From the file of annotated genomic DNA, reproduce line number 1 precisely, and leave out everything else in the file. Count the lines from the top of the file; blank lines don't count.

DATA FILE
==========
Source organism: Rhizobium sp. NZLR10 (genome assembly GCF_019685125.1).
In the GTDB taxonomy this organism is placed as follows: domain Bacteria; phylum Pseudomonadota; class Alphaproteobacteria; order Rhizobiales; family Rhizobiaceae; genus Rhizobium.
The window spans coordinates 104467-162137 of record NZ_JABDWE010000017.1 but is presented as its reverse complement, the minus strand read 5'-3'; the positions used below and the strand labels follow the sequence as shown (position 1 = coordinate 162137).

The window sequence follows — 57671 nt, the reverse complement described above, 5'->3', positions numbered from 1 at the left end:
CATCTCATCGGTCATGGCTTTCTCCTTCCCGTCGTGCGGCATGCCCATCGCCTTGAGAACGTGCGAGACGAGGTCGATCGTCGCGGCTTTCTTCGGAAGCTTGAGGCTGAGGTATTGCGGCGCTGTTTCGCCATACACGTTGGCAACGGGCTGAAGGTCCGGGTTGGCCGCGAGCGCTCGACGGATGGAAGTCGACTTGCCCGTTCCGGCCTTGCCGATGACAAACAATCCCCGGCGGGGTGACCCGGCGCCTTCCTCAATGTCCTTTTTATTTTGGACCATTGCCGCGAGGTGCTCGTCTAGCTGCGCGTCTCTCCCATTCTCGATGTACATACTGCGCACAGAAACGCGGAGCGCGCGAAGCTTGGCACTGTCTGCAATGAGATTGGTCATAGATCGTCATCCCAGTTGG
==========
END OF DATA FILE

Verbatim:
Source organism: Rhizobium sp. NZLR10 (genome assembly GCF_019685125.1).